But most of the sulfites dissipate, the guy at the shop in Hood River said, and it provides control over the process.
What I don't have is corn sugar (allegedly "smoother"). Maybe Ill add honey to the raw cane sugar I am using. I should probably get tartaric acid for acidity. But we'll see what happens. Ill be satisfied if it is drinkable, even if it is a bit funky.
Actually, it should be ready for consumption only next spring. Hmm. How to get it back to Virginia?
Tonight the work begins.
I should note that I'm not a gourmet. I am hopeless when it comes to wine tasting.
In my defence, my conceit is that I am a simple man. A Basque shepherd. Give me, in my hut, a hunk of sheeps milk cheese and and an earthenware crock of something to wash it down -- could be spring water, but if not, let it be wine. Something functional and natural.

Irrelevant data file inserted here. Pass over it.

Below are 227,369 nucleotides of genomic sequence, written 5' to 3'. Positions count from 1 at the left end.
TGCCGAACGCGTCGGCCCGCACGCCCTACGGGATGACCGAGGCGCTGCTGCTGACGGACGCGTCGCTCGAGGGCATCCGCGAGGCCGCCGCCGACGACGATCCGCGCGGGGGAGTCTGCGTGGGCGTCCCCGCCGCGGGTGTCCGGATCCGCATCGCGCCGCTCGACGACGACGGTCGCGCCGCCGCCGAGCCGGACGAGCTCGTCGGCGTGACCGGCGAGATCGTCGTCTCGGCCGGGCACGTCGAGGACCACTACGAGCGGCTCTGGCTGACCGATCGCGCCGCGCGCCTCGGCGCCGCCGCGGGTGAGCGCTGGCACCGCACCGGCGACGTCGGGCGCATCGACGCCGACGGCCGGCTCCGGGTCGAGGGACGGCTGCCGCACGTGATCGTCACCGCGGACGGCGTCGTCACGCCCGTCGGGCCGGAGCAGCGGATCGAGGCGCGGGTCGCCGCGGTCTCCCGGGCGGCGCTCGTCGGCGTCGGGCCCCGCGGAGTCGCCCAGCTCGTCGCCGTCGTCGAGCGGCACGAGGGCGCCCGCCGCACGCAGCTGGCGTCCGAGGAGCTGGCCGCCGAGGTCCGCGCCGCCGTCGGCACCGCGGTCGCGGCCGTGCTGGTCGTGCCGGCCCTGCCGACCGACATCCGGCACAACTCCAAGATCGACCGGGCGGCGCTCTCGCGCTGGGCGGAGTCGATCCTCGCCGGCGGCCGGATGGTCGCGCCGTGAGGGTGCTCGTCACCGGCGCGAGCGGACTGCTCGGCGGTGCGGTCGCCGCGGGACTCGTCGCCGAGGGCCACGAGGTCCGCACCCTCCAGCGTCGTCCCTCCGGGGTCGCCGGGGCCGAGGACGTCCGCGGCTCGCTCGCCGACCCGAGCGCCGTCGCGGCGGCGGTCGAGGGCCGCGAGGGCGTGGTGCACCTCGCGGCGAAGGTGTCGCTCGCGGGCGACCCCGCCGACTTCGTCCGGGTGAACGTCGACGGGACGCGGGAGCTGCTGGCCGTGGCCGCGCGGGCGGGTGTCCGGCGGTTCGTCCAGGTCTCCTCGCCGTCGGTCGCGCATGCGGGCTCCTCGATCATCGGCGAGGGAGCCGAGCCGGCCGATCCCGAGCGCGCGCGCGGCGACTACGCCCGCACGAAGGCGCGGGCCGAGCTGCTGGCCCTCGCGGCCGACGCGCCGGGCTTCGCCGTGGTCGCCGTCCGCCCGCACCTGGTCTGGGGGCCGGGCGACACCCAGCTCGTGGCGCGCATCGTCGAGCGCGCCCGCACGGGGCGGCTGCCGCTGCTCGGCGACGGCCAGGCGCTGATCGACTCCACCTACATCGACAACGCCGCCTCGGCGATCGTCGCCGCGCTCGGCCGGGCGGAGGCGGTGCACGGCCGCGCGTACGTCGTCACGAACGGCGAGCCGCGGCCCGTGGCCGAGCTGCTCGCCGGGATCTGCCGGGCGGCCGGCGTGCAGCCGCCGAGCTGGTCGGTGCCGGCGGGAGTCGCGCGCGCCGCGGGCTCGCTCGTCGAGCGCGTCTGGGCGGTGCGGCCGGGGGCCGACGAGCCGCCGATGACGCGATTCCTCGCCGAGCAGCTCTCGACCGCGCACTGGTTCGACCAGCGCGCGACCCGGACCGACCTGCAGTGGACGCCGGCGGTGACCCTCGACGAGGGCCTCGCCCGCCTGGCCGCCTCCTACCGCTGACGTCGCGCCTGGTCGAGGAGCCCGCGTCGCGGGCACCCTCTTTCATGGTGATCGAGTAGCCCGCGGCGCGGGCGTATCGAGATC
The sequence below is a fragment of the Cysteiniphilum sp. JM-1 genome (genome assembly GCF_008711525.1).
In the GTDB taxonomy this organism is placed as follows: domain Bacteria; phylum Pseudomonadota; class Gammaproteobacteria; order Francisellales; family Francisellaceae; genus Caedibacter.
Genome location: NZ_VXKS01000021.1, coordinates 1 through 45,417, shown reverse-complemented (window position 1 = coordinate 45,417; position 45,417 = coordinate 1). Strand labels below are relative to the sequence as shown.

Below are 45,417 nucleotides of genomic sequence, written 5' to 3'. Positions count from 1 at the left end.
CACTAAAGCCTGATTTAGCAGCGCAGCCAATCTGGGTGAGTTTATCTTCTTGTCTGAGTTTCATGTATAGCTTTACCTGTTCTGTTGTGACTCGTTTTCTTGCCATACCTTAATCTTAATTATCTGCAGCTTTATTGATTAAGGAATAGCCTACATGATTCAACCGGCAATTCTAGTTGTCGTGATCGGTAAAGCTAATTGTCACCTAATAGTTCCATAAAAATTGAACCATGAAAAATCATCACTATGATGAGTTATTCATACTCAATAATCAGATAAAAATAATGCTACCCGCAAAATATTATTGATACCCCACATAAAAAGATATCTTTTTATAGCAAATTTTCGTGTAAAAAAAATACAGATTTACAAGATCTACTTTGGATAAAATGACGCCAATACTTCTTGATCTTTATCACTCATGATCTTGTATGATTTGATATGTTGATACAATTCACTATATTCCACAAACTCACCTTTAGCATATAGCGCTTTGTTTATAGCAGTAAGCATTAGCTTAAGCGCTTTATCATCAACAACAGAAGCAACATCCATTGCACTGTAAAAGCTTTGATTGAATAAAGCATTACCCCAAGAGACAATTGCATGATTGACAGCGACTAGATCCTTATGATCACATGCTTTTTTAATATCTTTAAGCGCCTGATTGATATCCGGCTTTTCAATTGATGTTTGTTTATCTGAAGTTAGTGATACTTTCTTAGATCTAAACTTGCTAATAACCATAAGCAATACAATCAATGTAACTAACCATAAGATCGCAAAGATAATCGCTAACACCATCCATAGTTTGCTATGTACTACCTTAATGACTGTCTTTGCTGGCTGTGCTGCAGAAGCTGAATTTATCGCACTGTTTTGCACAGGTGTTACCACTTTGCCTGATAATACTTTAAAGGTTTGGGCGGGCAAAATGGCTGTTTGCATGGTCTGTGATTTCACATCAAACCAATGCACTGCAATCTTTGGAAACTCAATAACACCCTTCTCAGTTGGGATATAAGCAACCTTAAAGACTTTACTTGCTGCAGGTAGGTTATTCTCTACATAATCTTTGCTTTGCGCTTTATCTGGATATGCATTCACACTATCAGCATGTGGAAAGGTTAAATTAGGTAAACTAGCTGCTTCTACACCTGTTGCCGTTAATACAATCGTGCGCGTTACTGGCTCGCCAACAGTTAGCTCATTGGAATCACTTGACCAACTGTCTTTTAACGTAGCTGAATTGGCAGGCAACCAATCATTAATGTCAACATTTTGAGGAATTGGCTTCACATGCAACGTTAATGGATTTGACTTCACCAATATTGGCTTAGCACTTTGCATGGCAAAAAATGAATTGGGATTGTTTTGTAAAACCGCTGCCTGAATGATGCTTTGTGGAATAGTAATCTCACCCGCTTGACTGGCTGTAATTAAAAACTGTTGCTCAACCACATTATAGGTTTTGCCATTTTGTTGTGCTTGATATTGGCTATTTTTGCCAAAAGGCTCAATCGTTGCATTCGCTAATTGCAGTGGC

I once attended a wine-tasting party in Charlottesville, and I took the safe route of writing silly descriptions -- like nasty with a hint of bling-bling. (That was one penned by a friend.) But there were people there who identified wines with scientific accuracy (and whose blurbs were even better). Though some may have chuckled at my descriptions, I was humbled.
Despite all my education in finer things, to me, there are still only two kinds of wine, both red: good wine and bad wine.
The good wine is all one of a kind to me. Perhaps you know that copywritring formula -- complex and fruity, with undertones of ____ and ____ and a ____ finish -- where the first two blanks are names of fruit such as cherry or black currant, and the last one is often something unexpected, perhaps something that most people dont eat, though Jean-Baptiste Grenouille might try to distill, like lampblack or copper.